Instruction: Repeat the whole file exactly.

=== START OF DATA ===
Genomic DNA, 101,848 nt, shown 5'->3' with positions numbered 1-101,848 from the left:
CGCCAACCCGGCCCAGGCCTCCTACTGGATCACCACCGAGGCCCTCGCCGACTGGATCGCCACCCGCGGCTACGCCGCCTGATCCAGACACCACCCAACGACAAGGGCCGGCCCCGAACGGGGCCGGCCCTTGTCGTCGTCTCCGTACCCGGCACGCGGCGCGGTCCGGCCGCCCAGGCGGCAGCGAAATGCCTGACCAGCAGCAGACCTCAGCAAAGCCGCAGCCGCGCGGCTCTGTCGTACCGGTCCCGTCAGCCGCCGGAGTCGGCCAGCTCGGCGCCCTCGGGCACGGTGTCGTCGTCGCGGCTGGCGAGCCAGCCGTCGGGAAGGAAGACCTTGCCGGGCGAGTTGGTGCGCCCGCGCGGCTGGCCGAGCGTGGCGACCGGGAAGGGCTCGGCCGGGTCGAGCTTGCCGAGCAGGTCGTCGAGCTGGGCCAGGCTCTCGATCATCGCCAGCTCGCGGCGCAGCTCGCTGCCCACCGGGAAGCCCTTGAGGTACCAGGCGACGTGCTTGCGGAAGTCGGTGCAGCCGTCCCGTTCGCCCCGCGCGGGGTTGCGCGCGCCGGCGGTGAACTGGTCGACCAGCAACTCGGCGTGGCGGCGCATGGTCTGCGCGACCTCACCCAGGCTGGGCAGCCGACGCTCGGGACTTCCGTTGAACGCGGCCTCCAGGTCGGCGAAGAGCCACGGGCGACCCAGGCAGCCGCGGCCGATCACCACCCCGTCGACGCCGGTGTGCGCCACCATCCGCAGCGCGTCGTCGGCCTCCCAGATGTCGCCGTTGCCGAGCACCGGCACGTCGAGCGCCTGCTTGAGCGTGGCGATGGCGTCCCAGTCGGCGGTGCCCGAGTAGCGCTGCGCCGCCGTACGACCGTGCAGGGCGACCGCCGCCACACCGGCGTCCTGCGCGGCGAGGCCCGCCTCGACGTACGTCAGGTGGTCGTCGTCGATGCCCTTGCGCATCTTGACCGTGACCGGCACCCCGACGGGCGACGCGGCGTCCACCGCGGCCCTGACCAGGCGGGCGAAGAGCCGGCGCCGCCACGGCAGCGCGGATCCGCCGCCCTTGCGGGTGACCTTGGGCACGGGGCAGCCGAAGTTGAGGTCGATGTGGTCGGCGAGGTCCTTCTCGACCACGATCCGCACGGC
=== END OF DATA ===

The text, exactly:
Genomic DNA, 101,848 nt, shown 5'->3' with positions numbered 1-101,848 from the left:
CGCCAACCCGGCCCAGGCCTCCTACTGGATCACCACCGAGGCCCTCGCCGACTGGATCGCCACCCGCGGCTACGCCGCCTGATCCAGACACCACCCAACGACAAGGGCCGGCCCCGAACGGGGCCGGCCCTTGTCGTCGTCTCCGTACCCGGCACGCGGCGCGGTCCGGCCGCCCAGGCGGCAGCGAAATGCCTGACCAGCAGCAGACCTCAGCAAAGCCGCAGCCGCGCGGCTCTGTCGTACCGGTCCCGTCAGCCGCCGGAGTCGGCCAGCTCGGCGCCCTCGGGCACGGTGTCGTCGTCGCGGCTGGCGAGCCAGCCGTCGGGAAGGAAGACCTTGCCGGGCGAGTTGGTGCGCCCGCGCGGCTGGCCGAGCGTGGCGACCGGGAAGGGCTCGGCCGGGTCGAGCTTGCCGAGCAGGTCGTCGAGCTGGGCCAGGCTCTCGATCATCGCCAGCTCGCGGCGCAGCTCGCTGCCCACCGGGAAGCCCTTGAGGTACCAGGCGACGTGCTTGCGGAAGTCGGTGCAGCCGTCCCGTTCGCCCCGCGCGGGGTTGCGCGCGCCGGCGGTGAACTGGTCGACCAGCAACTCGGCGTGGCGGCGCATGGTCTGCGCGACCTCACCCAGGCTGGGCAGCCGACGCTCGGGACTTCCGTTGAACGCGGCCTCCAGGTCGGCGAAGAGCCACGGGCGACCCAGGCAGCCGCGGCCGATCACCACCCCGTCGACGCCGGTGTGCGCCACCATCCGCAGCGCGTCGTCGGCCTCCCAGATGTCGCCGTTGCCGAGCACCGGCACGTCGAGCGCCTGCTTGAGCGTGGCGATGGCGTCCCAGTCGGCGGTGCCCGAGTAGCGCTGCGCCGCCGTACGACCGTGCAGGGCGACCGCCGCCACACCGGCGTCCTGCGCGGCGAGGCCCGCCTCGACGTACGTCAGGTGGTCGTCGTCGATGCCCTTGCGCATCTTGACCGTGACCGGCACCCCGACGGGCGACGCGGCGTCCACCGCGGCCCTGACCAGGCGGGCGAAGAGCCGGCGCCGCCACGGCAGCGCGGATCCGCCGCCCTTGCGGGTGACCTTGGGCACGGGGCAGCCGAAGTTGAGGTCGATGTGGTCGGCGAGGTCCTTCTCGACCACGATCCGCACGGC